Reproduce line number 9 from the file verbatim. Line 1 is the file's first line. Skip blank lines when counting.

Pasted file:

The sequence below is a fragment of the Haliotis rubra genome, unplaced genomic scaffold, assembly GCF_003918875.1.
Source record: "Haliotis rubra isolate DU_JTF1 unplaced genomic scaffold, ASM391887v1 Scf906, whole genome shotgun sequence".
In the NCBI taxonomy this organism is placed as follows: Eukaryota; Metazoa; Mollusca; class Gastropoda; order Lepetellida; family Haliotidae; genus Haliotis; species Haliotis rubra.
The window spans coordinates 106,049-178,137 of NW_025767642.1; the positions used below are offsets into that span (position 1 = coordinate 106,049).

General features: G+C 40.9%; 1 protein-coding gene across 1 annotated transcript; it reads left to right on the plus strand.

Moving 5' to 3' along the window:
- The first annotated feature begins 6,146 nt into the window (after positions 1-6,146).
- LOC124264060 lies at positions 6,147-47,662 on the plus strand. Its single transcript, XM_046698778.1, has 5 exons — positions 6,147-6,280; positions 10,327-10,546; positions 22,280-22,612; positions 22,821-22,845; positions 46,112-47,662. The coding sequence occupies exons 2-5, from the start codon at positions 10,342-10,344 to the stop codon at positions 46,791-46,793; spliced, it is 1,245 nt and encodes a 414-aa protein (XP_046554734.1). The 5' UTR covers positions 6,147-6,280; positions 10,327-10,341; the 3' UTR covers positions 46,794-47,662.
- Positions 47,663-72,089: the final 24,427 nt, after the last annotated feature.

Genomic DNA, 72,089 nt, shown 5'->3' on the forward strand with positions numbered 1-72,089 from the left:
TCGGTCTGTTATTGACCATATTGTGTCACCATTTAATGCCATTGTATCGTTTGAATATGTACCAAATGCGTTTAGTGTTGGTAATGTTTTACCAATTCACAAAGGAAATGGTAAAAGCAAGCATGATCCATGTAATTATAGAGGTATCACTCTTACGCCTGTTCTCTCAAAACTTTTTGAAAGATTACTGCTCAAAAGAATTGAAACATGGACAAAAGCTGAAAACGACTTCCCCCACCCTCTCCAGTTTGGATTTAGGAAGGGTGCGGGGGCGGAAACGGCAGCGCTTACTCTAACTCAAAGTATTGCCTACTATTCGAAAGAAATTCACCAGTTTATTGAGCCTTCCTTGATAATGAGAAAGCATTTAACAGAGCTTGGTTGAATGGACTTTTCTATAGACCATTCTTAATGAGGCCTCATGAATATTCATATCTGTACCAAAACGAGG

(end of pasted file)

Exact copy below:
- Positions 47,663-72,089: the final 24,427 nt, after the last annotated feature.